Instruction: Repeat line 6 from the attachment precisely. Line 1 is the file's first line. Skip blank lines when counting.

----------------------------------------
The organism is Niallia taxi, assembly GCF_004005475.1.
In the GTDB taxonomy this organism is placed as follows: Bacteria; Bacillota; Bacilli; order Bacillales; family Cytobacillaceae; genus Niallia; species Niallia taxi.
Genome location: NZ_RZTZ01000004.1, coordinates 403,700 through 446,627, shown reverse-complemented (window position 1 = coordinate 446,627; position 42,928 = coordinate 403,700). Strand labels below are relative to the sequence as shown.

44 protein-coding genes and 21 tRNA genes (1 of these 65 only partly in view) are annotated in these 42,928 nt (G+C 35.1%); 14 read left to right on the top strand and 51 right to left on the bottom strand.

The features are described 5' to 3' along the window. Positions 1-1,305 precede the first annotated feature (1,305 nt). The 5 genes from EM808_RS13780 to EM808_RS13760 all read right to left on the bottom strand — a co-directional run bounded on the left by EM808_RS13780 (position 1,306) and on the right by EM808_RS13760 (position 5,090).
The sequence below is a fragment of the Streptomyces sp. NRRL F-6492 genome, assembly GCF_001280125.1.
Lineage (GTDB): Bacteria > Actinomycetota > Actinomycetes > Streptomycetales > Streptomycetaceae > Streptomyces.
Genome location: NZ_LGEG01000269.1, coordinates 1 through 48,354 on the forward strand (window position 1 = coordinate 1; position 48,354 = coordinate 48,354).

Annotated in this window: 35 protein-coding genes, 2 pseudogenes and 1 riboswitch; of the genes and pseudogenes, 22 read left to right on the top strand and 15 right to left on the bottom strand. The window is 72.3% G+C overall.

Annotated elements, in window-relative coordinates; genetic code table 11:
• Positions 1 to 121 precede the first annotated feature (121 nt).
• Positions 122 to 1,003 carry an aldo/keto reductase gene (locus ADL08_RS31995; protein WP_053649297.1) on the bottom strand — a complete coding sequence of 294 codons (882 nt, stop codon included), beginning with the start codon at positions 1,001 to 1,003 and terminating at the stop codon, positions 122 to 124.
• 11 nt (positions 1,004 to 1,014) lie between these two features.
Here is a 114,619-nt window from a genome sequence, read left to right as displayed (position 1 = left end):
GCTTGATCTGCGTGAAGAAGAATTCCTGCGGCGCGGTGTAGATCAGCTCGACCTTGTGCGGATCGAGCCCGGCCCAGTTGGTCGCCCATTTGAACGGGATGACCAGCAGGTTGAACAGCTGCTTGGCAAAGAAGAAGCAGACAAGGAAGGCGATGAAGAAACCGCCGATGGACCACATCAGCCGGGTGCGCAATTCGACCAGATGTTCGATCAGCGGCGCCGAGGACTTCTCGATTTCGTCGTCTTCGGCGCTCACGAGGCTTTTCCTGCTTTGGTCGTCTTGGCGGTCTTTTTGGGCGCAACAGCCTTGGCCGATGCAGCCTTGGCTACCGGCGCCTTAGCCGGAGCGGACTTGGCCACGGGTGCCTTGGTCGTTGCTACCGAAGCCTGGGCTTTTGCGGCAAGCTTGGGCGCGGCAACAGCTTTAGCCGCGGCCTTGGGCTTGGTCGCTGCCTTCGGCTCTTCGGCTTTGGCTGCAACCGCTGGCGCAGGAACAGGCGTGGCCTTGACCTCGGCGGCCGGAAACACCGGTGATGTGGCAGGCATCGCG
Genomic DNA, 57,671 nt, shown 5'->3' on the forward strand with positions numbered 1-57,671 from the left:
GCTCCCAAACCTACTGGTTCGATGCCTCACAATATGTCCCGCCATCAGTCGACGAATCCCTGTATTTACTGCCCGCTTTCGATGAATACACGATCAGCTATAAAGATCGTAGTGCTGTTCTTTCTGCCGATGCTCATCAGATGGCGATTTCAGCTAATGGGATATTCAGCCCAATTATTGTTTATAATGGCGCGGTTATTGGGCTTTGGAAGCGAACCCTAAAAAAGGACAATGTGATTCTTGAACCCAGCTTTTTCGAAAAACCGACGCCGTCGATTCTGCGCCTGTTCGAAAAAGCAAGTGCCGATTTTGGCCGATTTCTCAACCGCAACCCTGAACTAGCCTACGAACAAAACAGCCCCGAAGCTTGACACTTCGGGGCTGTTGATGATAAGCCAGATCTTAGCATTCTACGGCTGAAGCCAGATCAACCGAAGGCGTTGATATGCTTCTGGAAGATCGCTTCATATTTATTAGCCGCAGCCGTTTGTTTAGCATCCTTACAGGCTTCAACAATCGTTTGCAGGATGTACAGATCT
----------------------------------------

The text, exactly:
The sequence below is a fragment of the Streptomyces sp. NRRL F-6492 genome, assembly GCF_001280125.1.